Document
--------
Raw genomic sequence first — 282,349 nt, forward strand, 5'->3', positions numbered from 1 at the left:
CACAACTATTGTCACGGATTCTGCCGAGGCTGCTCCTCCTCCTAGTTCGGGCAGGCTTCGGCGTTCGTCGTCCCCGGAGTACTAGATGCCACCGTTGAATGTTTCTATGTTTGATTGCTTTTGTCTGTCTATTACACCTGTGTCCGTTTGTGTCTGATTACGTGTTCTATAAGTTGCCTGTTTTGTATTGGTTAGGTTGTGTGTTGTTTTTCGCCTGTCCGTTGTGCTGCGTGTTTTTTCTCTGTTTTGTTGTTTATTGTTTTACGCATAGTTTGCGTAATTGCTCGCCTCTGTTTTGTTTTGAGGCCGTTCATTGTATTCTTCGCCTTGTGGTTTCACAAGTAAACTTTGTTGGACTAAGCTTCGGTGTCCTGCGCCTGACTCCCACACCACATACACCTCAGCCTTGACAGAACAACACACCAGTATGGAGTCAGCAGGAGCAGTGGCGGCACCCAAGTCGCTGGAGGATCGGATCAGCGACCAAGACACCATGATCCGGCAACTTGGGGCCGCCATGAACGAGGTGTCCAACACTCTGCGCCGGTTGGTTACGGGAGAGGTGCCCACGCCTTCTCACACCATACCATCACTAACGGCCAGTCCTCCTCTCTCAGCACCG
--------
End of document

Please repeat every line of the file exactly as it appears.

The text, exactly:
Raw genomic sequence first — 282,349 nt, forward strand, 5'->3', positions numbered from 1 at the left:
CACAACTATTGTCACGGATTCTGCCGAGGCTGCTCCTCCTCCTAGTTCGGGCAGGCTTCGGCGTTCGTCGTCCCCGGAGTACTAGATGCCACCGTTGAATGTTTCTATGTTTGATTGCTTTTGTCTGTCTATTACACCTGTGTCCGTTTGTGTCTGATTACGTGTTCTATAAGTTGCCTGTTTTGTATTGGTTAGGTTGTGTGTTGTTTTTCGCCTGTCCGTTGTGCTGCGTGTTTTTTCTCTGTTTTGTTGTTTATTGTTTTACGCATAGTTTGCGTAATTGCTCGCCTCTGTTTTGTTTTGAGGCCGTTCATTGTATTCTTCGCCTTGTGGTTTCACAAGTAAACTTTGTTGGACTAAGCTTCGGTGTCCTGCGCCTGACTCCCACACCACATACACCTCAGCCTTGACAGAACAACACACCAGTATGGAGTCAGCAGGAGCAGTGGCGGCACCCAAGTCGCTGGAGGATCGGATCAGCGACCAAGACACCATGATCCGGCAACTTGGGGCCGCCATGAACGAGGTGTCCAACACTCTGCGCCGGTTGGTTACGGGAGAGGTGCCCACGCCTTCTCACACCATACCATCACTAACGGCCAGTCCTCCTCTCTCAGCACCG